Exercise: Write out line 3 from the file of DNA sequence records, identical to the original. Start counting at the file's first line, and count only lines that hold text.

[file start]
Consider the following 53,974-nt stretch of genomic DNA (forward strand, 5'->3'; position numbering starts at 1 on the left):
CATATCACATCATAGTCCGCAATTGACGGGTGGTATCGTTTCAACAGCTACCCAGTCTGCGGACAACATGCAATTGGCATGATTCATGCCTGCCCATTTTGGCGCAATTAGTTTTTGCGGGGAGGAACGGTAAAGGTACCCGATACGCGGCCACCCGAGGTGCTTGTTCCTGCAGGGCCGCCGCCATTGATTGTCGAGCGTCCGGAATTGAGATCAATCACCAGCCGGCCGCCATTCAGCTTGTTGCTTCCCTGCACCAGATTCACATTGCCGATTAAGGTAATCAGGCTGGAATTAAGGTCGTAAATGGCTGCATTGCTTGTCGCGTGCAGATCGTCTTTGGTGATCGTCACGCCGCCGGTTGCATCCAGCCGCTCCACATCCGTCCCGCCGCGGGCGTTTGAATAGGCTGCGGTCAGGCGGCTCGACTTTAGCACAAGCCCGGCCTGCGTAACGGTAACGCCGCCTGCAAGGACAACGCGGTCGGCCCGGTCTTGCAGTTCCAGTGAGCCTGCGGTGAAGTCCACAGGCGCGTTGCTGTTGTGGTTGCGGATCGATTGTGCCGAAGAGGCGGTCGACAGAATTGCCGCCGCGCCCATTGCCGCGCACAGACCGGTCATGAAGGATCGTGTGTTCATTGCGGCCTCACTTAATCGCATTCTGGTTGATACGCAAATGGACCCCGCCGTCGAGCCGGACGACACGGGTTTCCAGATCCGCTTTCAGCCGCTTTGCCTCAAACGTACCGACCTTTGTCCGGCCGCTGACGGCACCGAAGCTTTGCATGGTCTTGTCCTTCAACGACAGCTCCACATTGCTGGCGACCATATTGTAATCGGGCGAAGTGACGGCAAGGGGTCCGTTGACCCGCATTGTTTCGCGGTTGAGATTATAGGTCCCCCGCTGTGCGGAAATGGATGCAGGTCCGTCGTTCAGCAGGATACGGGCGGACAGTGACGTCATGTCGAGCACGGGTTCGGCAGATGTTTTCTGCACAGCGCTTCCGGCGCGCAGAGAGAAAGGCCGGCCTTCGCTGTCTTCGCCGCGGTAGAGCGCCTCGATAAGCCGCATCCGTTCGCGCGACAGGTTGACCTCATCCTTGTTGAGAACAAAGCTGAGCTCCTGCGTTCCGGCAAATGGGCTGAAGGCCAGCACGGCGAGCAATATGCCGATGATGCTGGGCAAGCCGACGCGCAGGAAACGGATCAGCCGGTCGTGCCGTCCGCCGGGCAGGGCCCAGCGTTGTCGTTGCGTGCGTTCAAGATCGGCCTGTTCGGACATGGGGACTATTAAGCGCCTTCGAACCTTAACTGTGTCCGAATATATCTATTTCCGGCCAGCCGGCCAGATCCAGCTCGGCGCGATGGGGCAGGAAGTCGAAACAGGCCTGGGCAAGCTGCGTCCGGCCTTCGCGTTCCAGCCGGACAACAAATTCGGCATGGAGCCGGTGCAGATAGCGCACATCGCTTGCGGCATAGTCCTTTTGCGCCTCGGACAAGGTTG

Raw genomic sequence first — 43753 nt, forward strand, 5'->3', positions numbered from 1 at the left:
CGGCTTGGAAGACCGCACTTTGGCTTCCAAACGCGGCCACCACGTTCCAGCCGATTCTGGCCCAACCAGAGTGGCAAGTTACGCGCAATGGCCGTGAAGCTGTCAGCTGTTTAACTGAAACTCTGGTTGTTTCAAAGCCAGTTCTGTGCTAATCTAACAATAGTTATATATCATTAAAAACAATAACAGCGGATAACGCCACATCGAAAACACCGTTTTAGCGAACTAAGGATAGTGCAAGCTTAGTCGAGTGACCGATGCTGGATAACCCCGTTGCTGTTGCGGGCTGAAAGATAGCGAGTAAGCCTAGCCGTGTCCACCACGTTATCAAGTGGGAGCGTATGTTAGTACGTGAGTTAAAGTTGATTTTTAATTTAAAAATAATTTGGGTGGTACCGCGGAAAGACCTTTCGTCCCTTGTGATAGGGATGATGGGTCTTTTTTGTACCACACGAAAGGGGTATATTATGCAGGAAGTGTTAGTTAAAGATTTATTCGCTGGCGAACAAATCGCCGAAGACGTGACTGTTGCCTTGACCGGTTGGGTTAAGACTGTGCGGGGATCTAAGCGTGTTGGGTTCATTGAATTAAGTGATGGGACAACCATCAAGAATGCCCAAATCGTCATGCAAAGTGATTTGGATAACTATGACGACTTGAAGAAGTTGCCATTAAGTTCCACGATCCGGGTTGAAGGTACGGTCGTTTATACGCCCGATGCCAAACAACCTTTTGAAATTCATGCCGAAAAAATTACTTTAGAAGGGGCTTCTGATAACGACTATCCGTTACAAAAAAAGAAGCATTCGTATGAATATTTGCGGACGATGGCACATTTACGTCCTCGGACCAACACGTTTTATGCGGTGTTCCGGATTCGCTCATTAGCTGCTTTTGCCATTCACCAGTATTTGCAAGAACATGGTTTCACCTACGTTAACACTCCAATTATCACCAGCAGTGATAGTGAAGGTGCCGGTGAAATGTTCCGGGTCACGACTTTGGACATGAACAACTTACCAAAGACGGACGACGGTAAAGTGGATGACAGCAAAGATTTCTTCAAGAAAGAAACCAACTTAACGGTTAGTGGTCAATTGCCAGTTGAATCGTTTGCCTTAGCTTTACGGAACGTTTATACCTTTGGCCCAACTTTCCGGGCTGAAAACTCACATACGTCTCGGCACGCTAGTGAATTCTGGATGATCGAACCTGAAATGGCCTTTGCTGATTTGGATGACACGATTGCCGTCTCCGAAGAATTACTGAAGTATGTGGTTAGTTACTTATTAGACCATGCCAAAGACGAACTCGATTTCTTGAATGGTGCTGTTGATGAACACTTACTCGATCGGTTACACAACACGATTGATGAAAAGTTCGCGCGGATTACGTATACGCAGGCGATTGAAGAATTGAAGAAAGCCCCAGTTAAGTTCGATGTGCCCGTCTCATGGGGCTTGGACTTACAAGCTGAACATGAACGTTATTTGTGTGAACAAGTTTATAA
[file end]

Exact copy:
Raw genomic sequence first — 43753 nt, forward strand, 5'->3', positions numbered from 1 at the left: